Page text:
Q: “I recently lost a large corporate event because the clients said they would implement my ideas with their volunteers. I know I’ve lost weddings because I’ve revealed too much (or not enough) during an initial consultation. How do I convey that my experience and expertise will take care of their concerns without telling them either exactly, or in general, how I will accomplish their tasks when they ask ‘How will you do that?’ in response to my ‘We’ve taken care of similar issues in the past’ or ‘I’ve already got a great plan to take care of that.’ I don’t want to be rude in saying, ‘That’s what you’ll be paying me for’ or ‘It will be all spelled out once the contracts are signed.’ I don’t think ‘trust me’ works either.”
– Kathi R. Evans, AWP™, All the Best Weddings & Celebrations,
Toms River, N.J.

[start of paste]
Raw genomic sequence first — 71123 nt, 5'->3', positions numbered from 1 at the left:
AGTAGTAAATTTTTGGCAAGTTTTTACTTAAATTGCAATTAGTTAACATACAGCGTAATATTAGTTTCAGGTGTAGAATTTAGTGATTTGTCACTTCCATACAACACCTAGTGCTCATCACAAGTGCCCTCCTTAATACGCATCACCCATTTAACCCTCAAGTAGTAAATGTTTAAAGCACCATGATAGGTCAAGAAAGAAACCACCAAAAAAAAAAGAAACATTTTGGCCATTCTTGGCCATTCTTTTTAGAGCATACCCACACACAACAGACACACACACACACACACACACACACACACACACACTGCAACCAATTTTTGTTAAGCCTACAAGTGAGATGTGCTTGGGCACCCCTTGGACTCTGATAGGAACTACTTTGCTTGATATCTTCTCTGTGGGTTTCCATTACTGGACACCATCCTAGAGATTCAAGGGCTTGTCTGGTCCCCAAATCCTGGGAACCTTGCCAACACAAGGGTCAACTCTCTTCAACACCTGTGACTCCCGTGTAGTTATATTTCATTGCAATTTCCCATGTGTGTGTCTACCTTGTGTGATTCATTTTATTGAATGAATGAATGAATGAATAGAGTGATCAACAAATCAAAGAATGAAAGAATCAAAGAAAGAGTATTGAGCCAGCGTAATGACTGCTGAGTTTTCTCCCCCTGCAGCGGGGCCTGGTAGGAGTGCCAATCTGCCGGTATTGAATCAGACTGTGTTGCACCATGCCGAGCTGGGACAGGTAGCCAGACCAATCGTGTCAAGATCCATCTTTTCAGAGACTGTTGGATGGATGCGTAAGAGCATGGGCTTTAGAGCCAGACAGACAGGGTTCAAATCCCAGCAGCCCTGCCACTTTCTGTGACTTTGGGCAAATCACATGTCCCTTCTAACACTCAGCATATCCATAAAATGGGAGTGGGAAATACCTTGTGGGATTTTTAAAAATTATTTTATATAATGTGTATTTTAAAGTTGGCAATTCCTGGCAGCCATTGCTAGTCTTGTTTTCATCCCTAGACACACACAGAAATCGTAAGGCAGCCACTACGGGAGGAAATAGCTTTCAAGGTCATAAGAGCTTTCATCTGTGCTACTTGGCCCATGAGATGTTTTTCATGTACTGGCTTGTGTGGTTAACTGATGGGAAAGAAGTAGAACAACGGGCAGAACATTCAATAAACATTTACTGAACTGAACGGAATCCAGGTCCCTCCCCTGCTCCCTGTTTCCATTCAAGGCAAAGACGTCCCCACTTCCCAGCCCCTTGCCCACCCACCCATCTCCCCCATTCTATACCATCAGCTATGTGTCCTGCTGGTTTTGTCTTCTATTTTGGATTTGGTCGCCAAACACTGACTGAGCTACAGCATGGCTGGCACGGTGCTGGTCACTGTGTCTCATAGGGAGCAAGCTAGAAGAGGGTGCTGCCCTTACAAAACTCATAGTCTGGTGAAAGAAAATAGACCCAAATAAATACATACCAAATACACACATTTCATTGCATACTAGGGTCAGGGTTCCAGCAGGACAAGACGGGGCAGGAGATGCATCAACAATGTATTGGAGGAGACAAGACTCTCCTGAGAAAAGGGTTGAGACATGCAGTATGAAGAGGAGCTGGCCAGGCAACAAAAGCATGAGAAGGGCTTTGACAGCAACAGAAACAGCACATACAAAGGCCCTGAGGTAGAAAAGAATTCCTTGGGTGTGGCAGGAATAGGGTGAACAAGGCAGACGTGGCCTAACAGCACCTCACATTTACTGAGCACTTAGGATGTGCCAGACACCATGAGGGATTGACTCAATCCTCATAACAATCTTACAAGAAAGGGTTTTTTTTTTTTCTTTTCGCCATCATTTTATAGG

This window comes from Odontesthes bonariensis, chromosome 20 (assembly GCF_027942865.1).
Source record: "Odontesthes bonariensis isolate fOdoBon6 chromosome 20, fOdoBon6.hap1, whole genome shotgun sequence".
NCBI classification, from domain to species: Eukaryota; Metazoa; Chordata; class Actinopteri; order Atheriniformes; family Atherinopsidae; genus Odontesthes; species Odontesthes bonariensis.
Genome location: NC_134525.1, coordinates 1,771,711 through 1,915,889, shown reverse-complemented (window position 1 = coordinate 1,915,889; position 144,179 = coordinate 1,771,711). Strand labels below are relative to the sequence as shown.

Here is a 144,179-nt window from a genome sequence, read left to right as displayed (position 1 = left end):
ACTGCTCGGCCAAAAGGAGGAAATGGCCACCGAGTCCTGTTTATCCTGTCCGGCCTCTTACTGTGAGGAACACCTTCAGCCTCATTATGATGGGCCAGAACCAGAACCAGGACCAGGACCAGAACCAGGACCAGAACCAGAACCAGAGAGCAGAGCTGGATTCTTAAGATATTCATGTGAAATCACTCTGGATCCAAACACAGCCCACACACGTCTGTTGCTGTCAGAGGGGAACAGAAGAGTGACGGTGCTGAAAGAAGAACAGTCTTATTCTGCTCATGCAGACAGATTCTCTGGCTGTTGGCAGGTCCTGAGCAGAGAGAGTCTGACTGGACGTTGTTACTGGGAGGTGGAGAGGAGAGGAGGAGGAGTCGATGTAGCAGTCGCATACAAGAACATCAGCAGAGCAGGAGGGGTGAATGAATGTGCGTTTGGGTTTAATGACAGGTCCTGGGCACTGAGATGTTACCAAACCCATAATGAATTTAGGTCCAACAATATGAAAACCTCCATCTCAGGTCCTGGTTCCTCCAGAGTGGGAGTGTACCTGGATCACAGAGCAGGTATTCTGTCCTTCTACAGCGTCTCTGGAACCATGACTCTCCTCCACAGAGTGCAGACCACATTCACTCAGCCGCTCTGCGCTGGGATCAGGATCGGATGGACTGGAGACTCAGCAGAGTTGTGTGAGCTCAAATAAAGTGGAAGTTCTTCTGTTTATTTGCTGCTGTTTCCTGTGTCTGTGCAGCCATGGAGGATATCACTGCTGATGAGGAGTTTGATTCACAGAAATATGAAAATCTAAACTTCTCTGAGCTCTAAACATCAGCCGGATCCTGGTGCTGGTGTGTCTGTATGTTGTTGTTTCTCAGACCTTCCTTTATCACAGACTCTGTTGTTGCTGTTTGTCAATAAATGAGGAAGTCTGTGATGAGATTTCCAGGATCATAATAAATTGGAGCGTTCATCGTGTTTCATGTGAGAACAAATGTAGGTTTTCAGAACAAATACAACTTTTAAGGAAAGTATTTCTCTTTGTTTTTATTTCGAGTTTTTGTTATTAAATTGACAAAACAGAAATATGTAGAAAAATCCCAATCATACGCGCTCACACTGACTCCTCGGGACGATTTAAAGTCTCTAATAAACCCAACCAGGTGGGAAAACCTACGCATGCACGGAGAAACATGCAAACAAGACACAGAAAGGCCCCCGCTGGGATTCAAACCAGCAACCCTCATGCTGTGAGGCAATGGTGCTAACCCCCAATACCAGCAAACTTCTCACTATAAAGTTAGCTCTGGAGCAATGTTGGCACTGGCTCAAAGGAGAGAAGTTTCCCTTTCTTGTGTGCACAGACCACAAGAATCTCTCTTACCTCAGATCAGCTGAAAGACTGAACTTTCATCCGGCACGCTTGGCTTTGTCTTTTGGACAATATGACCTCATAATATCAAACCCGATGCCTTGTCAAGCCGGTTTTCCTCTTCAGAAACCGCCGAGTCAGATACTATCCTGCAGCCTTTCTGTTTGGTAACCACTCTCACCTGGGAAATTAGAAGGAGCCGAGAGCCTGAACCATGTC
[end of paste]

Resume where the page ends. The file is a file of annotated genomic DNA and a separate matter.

“It is a slippery slope. There are two ways to handle this. First, make it clear up front that you get it. You understand their vision. Give them just enough to get the job, but not enough to give away the kitchen sink. Second, you could have your attorney come up with a rider that you have clients sign at the beginning of the consultation that makes anything you give them proprietary. The document should also have language that prevents them from sharing your proposal or bid from any third party, including but not limited to other vendors. Then, if you find that they utilize your ideas, you have legal room to maneuver. Check your state laws regarding intellectual property in this area before you do it, and make sure you comply with the law.”
– Donnie

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